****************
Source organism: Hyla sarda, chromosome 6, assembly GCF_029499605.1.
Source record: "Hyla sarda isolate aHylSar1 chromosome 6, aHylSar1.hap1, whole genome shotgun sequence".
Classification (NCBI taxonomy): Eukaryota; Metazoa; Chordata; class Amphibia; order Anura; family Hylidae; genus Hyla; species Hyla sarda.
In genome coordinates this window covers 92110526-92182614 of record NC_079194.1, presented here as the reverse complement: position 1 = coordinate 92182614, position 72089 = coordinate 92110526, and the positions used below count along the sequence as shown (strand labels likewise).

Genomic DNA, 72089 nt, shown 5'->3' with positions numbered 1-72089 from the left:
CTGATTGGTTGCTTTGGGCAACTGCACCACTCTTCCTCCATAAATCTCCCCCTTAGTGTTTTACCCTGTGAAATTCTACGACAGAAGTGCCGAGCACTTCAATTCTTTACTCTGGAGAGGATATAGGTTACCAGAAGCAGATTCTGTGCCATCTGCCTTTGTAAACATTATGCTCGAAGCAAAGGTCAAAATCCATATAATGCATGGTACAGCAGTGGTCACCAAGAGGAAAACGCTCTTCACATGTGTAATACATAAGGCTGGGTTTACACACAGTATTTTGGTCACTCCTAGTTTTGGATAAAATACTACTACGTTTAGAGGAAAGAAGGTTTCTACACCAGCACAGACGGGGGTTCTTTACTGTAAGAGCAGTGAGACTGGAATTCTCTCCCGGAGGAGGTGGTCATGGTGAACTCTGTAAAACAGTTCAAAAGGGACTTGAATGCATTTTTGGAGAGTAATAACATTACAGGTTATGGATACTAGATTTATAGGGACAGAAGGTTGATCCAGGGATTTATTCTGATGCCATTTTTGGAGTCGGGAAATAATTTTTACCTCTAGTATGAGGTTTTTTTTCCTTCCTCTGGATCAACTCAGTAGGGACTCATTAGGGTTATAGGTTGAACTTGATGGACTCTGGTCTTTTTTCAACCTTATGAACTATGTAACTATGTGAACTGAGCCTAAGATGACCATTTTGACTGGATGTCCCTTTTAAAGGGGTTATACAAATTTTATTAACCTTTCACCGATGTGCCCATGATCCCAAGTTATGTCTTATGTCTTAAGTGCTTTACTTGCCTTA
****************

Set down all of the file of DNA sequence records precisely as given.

Source organism: Hyla sarda, chromosome 6, assembly GCF_029499605.1.
Source record: "Hyla sarda isolate aHylSar1 chromosome 6, aHylSar1.hap1, whole genome shotgun sequence".
Classification (NCBI taxonomy): Eukaryota; Metazoa; Chordata; class Amphibia; order Anura; family Hylidae; genus Hyla; species Hyla sarda.
In genome coordinates this window covers 92110526-92182614 of record NC_079194.1, presented here as the reverse complement: position 1 = coordinate 92182614, position 72089 = coordinate 92110526, and the positions used below count along the sequence as shown (strand labels likewise).

Genomic DNA, 72089 nt, shown 5'->3' with positions numbered 1-72089 from the left:
CTGATTGGTTGCTTTGGGCAACTGCACCACTCTTCCTCCATAAATCTCCCCCTTAGTGTTTTACCCTGTGAAATTCTACGACAGAAGTGCCGAGCACTTCAATTCTTTACTCTGGAGAGGATATAGGTTACCAGAAGCAGATTCTGTGCCATCTGCCTTTGTAAACATTATGCTCGAAGCAAAGGTCAAAATCCATATAATGCATGGTACAGCAGTGGTCACCAAGAGGAAAACGCTCTTCACATGTGTAATACATAAGGCTGGGTTTACACACAGTATTTTGGTCACTCCTAGTTTTGGATAAAATACTACTACGTTTAGAGGAAAGAAGGTTTCTACACCAGCACAGACGGGGGTTCTTTACTGTAAGAGCAGTGAGACTGGAATTCTCTCCCGGAGGAGGTGGTCATGGTGAACTCTGTAAAACAGTTCAAAAGGGACTTGAATGCATTTTTGGAGAGTAATAACATTACAGGTTATGGATACTAGATTTATAGGGACAGAAGGTTGATCCAGGGATTTATTCTGATGCCATTTTTGGAGTCGGGAAATAATTTTTACCTCTAGTATGAGGTTTTTTTTCCTTCCTCTGGATCAACTCAGTAGGGACTCATTAGGGTTATAGGTTGAACTTGATGGACTCTGGTCTTTTTTCAACCTTATGAACTATGTAACTATGTGAACTGAGCCTAAGATGACCATTTTGACTGGATGTCCCTTTTAAAGGGGTTATACAAATTTTATTAACCTTTCACCGATGTGCCCATGATCCCAAGTTATGTCTTATGTCTTAAGTGCTTTACTTGCCTTA